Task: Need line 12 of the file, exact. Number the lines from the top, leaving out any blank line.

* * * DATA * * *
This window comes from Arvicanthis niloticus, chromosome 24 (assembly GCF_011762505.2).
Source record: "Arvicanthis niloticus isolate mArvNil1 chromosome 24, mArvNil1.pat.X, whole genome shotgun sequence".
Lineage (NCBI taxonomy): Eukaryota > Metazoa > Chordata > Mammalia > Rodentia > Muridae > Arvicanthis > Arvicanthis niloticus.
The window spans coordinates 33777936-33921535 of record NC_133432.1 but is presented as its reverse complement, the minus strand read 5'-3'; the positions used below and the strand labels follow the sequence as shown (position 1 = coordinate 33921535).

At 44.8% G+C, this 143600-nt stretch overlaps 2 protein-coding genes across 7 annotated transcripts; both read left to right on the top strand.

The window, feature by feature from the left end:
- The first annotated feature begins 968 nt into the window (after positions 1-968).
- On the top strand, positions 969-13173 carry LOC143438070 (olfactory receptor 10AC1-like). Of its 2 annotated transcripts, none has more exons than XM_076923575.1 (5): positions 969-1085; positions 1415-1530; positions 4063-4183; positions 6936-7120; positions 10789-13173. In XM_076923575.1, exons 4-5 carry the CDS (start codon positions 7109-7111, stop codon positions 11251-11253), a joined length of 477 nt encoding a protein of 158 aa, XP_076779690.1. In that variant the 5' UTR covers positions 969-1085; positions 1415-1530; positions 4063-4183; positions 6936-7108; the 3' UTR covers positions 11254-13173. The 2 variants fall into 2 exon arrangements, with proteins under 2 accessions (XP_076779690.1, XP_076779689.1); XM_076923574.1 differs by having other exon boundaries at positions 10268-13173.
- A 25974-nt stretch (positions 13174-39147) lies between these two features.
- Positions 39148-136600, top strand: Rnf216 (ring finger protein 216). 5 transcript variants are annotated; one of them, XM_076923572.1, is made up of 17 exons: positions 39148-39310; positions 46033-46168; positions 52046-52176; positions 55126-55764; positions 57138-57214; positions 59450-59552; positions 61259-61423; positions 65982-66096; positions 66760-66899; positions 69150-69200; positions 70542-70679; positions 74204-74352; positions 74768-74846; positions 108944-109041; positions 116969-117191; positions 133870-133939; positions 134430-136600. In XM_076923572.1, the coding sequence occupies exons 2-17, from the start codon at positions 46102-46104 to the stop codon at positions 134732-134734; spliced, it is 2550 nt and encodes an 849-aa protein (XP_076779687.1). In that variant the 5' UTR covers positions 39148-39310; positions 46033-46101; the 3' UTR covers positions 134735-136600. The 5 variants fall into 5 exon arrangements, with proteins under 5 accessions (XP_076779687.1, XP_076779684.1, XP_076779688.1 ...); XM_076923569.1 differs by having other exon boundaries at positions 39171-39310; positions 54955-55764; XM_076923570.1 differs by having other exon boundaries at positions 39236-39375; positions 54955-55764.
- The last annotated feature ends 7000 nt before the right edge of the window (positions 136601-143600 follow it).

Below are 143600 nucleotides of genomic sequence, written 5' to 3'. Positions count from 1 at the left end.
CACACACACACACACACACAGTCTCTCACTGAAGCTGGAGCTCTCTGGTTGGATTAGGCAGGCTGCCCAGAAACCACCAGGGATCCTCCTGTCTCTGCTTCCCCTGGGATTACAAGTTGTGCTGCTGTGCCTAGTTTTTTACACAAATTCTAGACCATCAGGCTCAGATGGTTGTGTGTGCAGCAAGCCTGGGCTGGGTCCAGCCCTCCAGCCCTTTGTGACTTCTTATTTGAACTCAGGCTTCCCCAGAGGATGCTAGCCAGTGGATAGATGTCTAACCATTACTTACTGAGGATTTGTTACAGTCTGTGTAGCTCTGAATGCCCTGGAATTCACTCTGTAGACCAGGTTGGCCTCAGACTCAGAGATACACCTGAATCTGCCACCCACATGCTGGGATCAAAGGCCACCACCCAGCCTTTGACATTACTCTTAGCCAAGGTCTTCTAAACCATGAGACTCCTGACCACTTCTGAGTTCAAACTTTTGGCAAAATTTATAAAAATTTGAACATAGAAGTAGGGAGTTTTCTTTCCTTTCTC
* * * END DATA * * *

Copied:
Below are 143600 nucleotides of genomic sequence, written 5' to 3'. Positions count from 1 at the left end.